India's govt. advised to make 5G spectrum more affordable
India should make 5G spectrum available at affordable rates to ensure the sector remains competitive, the Competition Commission of India (CCI) has advised.
Costly rates would allow service providers with better financial resources to launch 5G ahead of others, it fears.
"The current financial health of the sector as a whole could result in an uneven speed of adoption of 5G by operators, the more profitable ones are likely to be faster off the block," said the CCI in a study. "In case this scenario unfolds, it will have implications for the level of competition in the long run."
Reliance Jio is currently the only profitable service provider in India. While it plans to launch 5G later this year, rivals Bharti Airtel and Vodafone Idea have said they do not think the market is ready for 5G services.
The CCI report acknowledges that "the spectrum for 5G in India will be relatively more expensive than other countries."
Indian operators have repeatedly voiced concern about the high price of the 5G spectrum.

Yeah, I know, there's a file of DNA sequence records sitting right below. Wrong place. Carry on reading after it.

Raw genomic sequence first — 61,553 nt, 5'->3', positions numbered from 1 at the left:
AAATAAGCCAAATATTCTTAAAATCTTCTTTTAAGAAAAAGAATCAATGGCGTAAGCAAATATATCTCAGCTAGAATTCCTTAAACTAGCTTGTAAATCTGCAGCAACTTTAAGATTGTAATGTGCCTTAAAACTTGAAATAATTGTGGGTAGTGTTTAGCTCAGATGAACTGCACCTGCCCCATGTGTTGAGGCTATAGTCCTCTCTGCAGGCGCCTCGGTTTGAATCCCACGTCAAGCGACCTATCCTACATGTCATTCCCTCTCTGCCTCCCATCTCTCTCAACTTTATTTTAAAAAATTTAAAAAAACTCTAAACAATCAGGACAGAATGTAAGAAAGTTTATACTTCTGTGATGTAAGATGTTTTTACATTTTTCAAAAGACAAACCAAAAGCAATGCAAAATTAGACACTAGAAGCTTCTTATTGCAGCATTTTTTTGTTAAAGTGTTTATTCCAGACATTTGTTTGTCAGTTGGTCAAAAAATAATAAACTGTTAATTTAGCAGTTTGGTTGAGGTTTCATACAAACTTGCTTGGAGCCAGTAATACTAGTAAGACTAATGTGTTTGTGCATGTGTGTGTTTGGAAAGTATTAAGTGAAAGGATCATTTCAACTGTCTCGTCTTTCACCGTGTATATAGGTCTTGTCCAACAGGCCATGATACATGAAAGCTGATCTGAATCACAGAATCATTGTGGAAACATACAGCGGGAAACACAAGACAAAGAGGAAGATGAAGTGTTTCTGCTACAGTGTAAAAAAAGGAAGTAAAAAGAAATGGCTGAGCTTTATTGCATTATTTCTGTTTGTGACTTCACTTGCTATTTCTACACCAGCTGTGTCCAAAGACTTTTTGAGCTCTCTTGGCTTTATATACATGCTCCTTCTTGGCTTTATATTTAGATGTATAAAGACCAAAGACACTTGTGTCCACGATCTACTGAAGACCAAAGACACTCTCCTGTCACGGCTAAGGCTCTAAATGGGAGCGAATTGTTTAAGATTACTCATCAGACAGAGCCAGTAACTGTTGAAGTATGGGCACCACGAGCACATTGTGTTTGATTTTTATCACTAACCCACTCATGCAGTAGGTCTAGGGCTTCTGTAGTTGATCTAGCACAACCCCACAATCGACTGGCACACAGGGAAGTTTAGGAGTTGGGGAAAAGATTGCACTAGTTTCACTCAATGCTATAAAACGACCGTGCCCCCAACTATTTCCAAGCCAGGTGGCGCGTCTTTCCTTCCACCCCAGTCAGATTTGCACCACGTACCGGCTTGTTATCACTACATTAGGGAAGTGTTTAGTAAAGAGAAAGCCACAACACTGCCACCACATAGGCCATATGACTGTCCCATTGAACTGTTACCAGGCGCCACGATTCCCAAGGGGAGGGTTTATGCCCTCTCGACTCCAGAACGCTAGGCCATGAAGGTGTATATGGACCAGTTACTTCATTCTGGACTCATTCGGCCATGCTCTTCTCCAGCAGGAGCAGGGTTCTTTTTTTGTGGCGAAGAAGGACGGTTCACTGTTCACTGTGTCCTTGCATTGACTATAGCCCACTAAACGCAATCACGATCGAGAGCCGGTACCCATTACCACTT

The base price of airwaves between 3.3GHz and 3.6GHz is 3.63 trillion Indian rupees ($49.7 billion), a huge outlay for telcos before they have even built networks.
The 5G spectrum auction is likely to be held later this year, but Airtel and Vodafone Idea have said that they will not participate unless prices are reduced.
"Creating a competitive market for 5G will be crucial to its success in India. This will imply ensuring assignment of the spectrum at a reasonable cost balancing revenue realization and industry viability," says the CCI report. "This will ensure that the capital market remains interested in funding network upgradation and expansion, including the acquisition of spectrum."
Jio has also complained about prices, although it would prefer auctions to be held at the earliest opportunity.
It has developed its own 5G technologies and is eager to launch these before marketing them in other countries.
Launching 5G ahead of rivals would give Jio a big head start, potentially allowing it to attract wealthier subscribers from other networks.
— Gagandeep Kaur, contributing editor, special to Light Reading